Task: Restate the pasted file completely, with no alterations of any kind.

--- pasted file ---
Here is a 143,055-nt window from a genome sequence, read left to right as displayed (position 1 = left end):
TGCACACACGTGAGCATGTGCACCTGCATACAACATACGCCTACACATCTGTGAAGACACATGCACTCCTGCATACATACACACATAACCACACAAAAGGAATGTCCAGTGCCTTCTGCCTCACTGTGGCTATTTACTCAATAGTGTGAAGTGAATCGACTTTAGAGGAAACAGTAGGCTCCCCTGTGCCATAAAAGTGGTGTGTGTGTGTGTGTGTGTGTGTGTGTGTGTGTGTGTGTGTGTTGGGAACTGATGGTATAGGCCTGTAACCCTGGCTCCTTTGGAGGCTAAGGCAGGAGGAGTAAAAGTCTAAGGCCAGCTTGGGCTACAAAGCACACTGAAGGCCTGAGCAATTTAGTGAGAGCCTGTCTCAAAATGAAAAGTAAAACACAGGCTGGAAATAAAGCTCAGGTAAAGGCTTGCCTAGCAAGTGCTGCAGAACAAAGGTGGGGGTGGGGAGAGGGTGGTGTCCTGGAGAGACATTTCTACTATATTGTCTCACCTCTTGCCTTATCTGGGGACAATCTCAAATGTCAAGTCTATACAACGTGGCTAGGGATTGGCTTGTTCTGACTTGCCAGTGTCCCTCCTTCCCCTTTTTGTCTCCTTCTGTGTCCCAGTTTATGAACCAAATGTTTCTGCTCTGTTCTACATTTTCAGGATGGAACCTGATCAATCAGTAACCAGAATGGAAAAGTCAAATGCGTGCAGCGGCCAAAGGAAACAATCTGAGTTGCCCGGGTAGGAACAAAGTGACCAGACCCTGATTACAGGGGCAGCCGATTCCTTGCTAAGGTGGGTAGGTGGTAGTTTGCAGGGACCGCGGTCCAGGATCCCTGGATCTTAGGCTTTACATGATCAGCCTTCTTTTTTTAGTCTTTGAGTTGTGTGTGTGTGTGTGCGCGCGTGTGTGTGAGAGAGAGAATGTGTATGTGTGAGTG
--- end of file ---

Here is a 143,055-nt window from a genome sequence, read left to right as displayed (position 1 = left end):
TGCACACACGTGAGCATGTGCACCTGCATACAACATACGCCTACACATCTGTGAAGACACATGCACTCCTGCATACATACACACATAACCACACAAAAGGAATGTCCAGTGCCTTCTGCCTCACTGTGGCTATTTACTCAATAGTGTGAAGTGAATCGACTTTAGAGGAAACAGTAGGCTCCCCTGTGCCATAAAAGTGGTGTGTGTGTGTGTGTGTGTGTGTGTGTGTGTGTGTGTGTGTGTTGGGAACTGATGGTATAGGCCTGTAACCCTGGCTCCTTTGGAGGCTAAGGCAGGAGGAGTAAAAGTCTAAGGCCAGCTTGGGCTACAAAGCACACTGAAGGCCTGAGCAATTTAGTGAGAGCCTGTCTCAAAATGAAAAGTAAAACACAGGCTGGAAATAAAGCTCAGGTAAAGGCTTGCCTAGCAAGTGCTGCAGAACAAAGGTGGGGGTGGGGAGAGGGTGGTGTCCTGGAGAGACATTTCTACTATATTGTCTCACCTCTTGCCTTATCTGGGGACAATCTCAAATGTCAAGTCTATACAACGTGGCTAGGGATTGGCTTGTTCTGACTTGCCAGTGTCCCTCCTTCCCCTTTTTGTCTCCTTCTGTGTCCCAGTTTATGAACCAAATGTTTCTGCTCTGTTCTACATTTTCAGGATGGAACCTGATCAATCAGTAACCAGAATGGAAAAGTCAAATGCGTGCAGCGGCCAAAGGAAACAATCTGAGTTGCCCGGGTAGGAACAAAGTGACCAGACCCTGATTACAGGGGCAGCCGATTCCTTGCTAAGGTGGGTAGGTGGTAGTTTGCAGGGACCGCGGTCCAGGATCCCTGGATCTTAGGCTTTACATGATCAGCCTTCTTTTTTTAGTCTTTGAGTTGTGTGTGTGTGTGTGCGCGCGTGTGTGTGAGAGAGAGAATGTGTATGTGTGAGTG